Speak to any private markets participant and the issue of liquidity will always come up. Individual investors may need to access their investment capital on a more regular basis than institutional investors and, for all the progress made, may not be as comfortable with the notion of their capital being tied up in a fund structure for a minimum of 10 years. 

In 2020, the US Department of Labor made it easier for defined contribution pension plans to invest in private equity, noting that pensions choose products that have a “liquidity component to manage the participant-directed deposits and withdrawals from the fund”.

According to Jan Philipp Schmitz, head of Ardian Germany and Asia, secondaries are well suited as a product for private wealth clients to invest in. 

“It’s not a blind pool – you know what you’re buying into, [there’s] quick cashback, no J-curve, [and it’s] well diversified,” he says, adding that Ardian’s secondaries funds mainly invest in Western markets, blue-chip GPs and good assets that the firm knows through its database coverage. 

“It’s really a pretty well-suited, ideal product for the private wealth market,” he says.

Utilising technology

One mechanism that could facilitate liquidity in private equity funds is the concept of tokenisation – the process of converting assets, such as a stake in a private equity fund, into a tradeable digital security. KKR, Partners Group and Hamilton Lane all tokenised portions of their funds last year.

“Technology is disrupting the financial market, so in my opinion there is potential that this will grow, but there also might be some issues or obstacles,” says Petr Poldauf, investment director at Schroders Capital, who focuses on secondaries within private markets. 

“It’s still not proven, so it has to be tested, security-wise, and [that] everything works well. Generally, I think we can’t avoid [the] technology disruption trend.”

If efforts by the various tokenisation platforms that have launched in recent years come to fruition – US-based Securitize and Singapore’s ADDX are two firms that have made headway over the last 12-18 months – that endpoint could come sooner than expected.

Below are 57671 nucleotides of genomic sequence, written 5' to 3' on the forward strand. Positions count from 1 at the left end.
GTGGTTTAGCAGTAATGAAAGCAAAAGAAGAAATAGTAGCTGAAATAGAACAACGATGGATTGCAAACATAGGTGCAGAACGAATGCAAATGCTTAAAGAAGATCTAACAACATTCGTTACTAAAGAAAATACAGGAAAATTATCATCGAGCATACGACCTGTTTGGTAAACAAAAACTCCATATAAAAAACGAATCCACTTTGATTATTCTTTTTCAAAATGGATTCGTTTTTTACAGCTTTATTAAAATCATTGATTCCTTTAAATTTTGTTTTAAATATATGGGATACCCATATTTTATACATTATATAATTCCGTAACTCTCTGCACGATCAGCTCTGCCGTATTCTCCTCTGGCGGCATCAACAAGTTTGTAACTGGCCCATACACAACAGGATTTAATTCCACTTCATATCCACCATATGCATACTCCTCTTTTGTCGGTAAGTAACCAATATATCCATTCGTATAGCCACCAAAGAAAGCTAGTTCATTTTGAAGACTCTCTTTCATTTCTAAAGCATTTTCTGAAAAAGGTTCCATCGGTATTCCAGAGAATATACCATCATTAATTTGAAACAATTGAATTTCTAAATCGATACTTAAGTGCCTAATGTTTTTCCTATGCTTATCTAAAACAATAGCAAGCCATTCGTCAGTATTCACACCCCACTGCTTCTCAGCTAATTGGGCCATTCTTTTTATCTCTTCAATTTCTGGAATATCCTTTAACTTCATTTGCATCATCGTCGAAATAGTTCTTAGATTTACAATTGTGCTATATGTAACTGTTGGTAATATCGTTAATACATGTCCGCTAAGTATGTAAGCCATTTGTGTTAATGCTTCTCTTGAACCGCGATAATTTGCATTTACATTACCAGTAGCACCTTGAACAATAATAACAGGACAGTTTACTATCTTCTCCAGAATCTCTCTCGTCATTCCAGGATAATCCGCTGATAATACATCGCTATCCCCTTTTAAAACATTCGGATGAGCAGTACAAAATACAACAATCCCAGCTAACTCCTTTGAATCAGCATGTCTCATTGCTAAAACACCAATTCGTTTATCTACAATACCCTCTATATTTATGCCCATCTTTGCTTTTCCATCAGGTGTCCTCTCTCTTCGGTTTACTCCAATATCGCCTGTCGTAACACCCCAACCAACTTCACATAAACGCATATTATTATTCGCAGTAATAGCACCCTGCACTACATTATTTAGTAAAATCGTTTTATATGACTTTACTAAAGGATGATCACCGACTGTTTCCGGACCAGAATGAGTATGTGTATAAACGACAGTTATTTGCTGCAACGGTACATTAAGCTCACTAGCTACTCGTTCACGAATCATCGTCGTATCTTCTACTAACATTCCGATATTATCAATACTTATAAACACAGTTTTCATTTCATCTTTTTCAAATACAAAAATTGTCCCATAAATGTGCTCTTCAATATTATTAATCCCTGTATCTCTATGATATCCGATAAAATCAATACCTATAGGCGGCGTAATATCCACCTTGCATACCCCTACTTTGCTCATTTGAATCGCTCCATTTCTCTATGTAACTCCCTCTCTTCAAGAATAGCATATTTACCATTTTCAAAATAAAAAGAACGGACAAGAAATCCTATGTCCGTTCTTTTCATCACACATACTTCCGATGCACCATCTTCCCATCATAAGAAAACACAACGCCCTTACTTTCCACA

There are multiple issues that need to be addressed before tokenisation can deliver liquidity en masse to individual LPs. In the tokenised portion of KKR’s $4 billion Health Care Strategic Growth Fund II, for example – which partnered with Securitize in September – secondaries trades can only be done between investors that are matched via Securitize’s system and carried out at the feeder fund level, not at the main fund level.

There’s also the problem of not tripping US publicly traded partnership tax regulations, which require that no more than 2 percent of underlying interests in a limited partnership are traded within a given year, or else the fund is taxed as a corporation. As Carlos Domingo, Securitize’s founder and chief executive, tells us (see p. 53), one of the “beauties” of tokenisation is that measures can be put in place to avoid tripping PTP rules.

A world in which millions of individual investors are selling LP stakes in private equity funds may be closer than most people think. At an industry conference in Cannes last year, a senior executive at a European family office mentioned to Private Equity International that his team was interested in the tokenisation aspect of private equity funds due to the liquidity mechanism it provides. As private equity comes downmarket to individual investors, tokenisation could prove a useful way to facilitate liquidity and allow for greater retail participation in a traditionally illiquid asset class.